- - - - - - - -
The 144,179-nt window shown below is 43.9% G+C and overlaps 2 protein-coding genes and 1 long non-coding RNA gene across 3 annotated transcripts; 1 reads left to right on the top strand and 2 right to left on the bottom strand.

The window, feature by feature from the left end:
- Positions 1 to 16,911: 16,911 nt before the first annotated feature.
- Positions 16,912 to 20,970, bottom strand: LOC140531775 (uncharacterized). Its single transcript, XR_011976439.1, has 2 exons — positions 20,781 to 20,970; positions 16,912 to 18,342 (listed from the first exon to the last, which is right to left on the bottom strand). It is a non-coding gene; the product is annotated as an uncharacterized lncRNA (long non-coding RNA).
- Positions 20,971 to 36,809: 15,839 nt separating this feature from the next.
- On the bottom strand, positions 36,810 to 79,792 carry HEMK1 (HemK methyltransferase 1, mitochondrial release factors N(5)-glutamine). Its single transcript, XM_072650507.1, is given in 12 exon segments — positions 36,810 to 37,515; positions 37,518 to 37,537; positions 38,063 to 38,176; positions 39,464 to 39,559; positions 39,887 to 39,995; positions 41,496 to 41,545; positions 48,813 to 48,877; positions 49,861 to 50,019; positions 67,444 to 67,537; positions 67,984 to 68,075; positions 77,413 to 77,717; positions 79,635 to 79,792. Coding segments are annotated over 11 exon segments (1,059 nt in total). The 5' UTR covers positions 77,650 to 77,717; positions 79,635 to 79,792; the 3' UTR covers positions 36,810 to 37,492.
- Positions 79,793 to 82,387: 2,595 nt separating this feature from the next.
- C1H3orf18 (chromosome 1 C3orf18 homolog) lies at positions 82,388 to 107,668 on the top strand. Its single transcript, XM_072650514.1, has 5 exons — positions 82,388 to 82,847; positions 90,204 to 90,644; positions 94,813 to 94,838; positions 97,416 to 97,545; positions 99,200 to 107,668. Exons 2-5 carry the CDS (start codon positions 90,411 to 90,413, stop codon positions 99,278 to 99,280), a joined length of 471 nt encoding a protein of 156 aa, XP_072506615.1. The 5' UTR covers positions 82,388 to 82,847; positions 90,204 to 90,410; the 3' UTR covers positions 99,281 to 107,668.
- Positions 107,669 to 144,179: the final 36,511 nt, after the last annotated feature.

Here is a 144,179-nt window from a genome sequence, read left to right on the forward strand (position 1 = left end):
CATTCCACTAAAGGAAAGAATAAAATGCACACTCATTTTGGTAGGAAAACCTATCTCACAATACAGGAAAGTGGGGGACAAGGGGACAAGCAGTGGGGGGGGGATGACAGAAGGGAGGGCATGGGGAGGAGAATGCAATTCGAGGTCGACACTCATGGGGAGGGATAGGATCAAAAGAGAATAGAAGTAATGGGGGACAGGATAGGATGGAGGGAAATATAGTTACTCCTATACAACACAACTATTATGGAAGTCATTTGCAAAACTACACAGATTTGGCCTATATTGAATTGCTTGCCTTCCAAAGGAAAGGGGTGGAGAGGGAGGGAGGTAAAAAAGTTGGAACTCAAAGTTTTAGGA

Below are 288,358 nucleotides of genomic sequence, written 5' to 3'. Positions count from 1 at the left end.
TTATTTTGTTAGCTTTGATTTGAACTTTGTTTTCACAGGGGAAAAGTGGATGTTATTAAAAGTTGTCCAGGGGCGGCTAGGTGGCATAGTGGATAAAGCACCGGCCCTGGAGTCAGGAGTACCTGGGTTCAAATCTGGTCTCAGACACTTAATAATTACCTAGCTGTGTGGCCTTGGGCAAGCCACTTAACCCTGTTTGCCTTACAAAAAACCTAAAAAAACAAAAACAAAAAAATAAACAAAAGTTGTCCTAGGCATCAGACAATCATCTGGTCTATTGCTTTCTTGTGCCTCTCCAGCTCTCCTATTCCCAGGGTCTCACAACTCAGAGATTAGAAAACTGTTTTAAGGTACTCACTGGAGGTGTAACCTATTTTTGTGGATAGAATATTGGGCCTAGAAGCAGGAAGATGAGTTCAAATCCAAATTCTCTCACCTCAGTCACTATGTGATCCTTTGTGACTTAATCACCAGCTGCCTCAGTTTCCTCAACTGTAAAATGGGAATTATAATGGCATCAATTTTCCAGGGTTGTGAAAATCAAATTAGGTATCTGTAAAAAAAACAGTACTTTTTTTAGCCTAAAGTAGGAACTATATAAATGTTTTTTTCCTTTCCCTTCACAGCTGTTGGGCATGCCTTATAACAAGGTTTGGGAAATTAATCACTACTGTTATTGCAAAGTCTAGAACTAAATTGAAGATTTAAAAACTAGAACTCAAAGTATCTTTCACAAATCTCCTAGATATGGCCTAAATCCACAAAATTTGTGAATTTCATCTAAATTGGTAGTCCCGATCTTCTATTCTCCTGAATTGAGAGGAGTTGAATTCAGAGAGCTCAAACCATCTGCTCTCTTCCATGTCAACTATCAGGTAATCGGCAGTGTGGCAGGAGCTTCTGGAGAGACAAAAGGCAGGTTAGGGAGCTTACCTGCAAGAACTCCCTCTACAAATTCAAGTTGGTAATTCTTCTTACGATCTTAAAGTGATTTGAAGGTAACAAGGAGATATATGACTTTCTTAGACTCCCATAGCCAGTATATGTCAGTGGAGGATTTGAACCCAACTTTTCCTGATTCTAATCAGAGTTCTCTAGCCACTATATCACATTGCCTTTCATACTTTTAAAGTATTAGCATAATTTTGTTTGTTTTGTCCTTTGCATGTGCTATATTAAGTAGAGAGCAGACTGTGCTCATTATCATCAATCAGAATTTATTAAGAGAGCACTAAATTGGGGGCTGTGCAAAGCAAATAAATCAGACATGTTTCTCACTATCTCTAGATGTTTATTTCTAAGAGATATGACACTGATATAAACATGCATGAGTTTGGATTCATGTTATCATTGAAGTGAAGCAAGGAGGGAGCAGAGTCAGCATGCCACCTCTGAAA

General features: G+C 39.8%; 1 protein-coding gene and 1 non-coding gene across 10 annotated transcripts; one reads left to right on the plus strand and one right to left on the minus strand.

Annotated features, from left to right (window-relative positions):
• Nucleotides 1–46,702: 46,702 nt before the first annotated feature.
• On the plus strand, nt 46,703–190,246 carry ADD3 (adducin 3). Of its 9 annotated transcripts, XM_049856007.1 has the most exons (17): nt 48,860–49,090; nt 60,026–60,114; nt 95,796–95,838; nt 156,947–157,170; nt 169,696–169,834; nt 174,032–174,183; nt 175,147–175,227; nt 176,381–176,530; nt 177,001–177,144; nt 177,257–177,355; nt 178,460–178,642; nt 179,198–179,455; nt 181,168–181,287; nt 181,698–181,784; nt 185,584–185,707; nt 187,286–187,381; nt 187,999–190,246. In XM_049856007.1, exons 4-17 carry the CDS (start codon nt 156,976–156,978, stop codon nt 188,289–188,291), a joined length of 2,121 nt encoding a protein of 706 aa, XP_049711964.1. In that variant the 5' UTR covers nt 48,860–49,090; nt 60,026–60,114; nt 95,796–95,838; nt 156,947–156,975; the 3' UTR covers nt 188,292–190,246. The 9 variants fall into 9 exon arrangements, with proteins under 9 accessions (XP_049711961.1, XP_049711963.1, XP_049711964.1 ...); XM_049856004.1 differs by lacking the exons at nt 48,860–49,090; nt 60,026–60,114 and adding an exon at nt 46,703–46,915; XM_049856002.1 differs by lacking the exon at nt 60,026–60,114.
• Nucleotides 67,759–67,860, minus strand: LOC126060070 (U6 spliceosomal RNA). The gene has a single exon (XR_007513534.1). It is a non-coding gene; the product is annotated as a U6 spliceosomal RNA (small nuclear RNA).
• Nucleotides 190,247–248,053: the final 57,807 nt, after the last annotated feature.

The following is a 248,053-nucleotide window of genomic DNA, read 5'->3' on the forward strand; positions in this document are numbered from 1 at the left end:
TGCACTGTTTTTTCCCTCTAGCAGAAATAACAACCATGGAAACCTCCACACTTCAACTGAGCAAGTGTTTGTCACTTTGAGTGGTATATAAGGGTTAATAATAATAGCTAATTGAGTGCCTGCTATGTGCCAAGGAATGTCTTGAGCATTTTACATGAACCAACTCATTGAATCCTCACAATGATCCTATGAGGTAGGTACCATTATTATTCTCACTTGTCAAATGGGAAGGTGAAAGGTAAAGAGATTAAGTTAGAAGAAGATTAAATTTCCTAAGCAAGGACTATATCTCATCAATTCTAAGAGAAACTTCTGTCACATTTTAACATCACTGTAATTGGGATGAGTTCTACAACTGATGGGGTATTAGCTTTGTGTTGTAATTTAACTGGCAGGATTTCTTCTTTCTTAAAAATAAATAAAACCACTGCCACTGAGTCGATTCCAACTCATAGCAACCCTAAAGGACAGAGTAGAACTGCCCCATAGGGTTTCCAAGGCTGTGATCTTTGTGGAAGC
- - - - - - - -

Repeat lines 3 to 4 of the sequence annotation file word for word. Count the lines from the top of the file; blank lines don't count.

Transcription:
- Positions 1 to 16,911: 16,911 nt before the first annotated feature.
- Positions 16,912 to 20,970, bottom strand: LOC140531775 (uncharacterized). Its single transcript, XR_011976439.1, has 2 exons — positions 20,781 to 20,970; positions 16,912 to 18,342 (listed from the first exon to the last, which is right to left on the bottom strand). It is a non-coding gene; the product is annotated as an uncharacterized lncRNA (long non-coding RNA).